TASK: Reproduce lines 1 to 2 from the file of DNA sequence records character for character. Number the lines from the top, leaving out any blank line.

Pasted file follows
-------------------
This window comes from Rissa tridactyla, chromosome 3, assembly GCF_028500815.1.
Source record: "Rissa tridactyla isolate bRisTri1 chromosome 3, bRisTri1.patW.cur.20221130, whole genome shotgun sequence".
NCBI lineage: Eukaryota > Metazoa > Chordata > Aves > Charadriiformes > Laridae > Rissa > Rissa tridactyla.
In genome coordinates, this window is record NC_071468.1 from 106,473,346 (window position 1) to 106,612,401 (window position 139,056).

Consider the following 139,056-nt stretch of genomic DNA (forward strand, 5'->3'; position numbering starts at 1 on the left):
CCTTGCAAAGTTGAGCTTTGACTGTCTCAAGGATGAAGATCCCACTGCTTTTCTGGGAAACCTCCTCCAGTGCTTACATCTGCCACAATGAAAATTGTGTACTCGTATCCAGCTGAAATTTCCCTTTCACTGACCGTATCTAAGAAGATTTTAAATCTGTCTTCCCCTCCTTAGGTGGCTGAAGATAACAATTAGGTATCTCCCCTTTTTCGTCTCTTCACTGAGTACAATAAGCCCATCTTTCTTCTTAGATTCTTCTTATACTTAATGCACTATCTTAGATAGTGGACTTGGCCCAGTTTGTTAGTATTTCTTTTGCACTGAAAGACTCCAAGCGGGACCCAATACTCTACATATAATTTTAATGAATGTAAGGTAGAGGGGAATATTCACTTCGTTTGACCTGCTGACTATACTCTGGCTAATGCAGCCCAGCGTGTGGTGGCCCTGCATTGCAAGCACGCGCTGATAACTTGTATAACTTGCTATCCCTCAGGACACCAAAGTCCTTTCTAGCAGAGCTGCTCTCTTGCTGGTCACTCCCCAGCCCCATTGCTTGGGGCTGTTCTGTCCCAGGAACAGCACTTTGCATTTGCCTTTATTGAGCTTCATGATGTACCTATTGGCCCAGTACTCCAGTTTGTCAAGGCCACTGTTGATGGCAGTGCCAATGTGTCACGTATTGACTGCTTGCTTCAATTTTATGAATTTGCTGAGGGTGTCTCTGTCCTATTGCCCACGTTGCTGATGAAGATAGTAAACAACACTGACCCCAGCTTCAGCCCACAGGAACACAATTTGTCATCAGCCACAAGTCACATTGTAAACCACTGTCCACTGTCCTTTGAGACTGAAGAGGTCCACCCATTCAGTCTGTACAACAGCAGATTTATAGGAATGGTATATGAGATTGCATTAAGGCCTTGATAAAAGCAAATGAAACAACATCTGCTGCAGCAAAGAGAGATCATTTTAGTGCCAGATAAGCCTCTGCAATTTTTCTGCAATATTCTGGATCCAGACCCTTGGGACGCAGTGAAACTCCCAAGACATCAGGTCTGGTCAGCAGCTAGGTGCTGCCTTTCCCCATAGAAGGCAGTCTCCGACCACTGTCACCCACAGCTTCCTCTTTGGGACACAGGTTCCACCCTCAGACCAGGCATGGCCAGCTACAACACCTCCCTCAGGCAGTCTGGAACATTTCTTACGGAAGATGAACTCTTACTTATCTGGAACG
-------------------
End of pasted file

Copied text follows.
This window comes from Rissa tridactyla, chromosome 3, assembly GCF_028500815.1.
Source record: "Rissa tridactyla isolate bRisTri1 chromosome 3, bRisTri1.patW.cur.20221130, whole genome shotgun sequence".